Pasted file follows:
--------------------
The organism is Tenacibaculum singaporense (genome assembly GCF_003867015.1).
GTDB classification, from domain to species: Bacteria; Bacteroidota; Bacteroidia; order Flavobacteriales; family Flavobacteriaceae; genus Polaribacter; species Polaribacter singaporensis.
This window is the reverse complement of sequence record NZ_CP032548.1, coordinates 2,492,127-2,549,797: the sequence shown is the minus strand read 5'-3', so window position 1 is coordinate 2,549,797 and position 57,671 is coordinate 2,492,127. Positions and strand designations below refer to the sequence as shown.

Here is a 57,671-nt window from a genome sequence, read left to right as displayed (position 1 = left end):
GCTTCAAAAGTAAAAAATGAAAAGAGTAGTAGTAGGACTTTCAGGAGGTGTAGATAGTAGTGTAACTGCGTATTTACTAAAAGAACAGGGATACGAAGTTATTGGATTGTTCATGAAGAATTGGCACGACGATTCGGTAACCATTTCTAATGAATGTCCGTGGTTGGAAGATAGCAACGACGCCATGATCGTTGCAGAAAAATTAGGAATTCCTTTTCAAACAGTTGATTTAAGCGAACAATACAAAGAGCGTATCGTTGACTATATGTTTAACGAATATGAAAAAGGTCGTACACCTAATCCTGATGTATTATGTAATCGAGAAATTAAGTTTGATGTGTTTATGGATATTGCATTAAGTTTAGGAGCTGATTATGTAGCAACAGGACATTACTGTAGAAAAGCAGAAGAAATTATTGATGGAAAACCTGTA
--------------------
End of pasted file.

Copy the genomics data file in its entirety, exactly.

The organism is Tenacibaculum singaporense (genome assembly GCF_003867015.1).
GTDB classification, from domain to species: Bacteria; Bacteroidota; Bacteroidia; order Flavobacteriales; family Flavobacteriaceae; genus Polaribacter; species Polaribacter singaporensis.
This window is the reverse complement of sequence record NZ_CP032548.1, coordinates 2,492,127-2,549,797: the sequence shown is the minus strand read 5'-3', so window position 1 is coordinate 2,549,797 and position 57,671 is coordinate 2,492,127. Positions and strand designations below refer to the sequence as shown.

Here is a 57,671-nt window from a genome sequence, read left to right as displayed (position 1 = left end):
GCTTCAAAAGTAAAAAATGAAAAGAGTAGTAGTAGGACTTTCAGGAGGTGTAGATAGTAGTGTAACTGCGTATTTACTAAAAGAACAGGGATACGAAGTTATTGGATTGTTCATGAAGAATTGGCACGACGATTCGGTAACCATTTCTAATGAATGTCCGTGGTTGGAAGATAGCAACGACGCCATGATCGTTGCAGAAAAATTAGGAATTCCTTTTCAAACAGTTGATTTAAGCGAACAATACAAAGAGCGTATCGTTGACTATATGTTTAACGAATATGAAAAAGGTCGTACACCTAATCCTGATGTATTATGTAATCGAGAAATTAAGTTTGATGTGTTTATGGATATTGCATTAAGTTTAGGAGCTGATTATGTAGCAACAGGACATTACTGTAGAAAAGCAGAAGAAATTATTGATGGAAAACCTGTA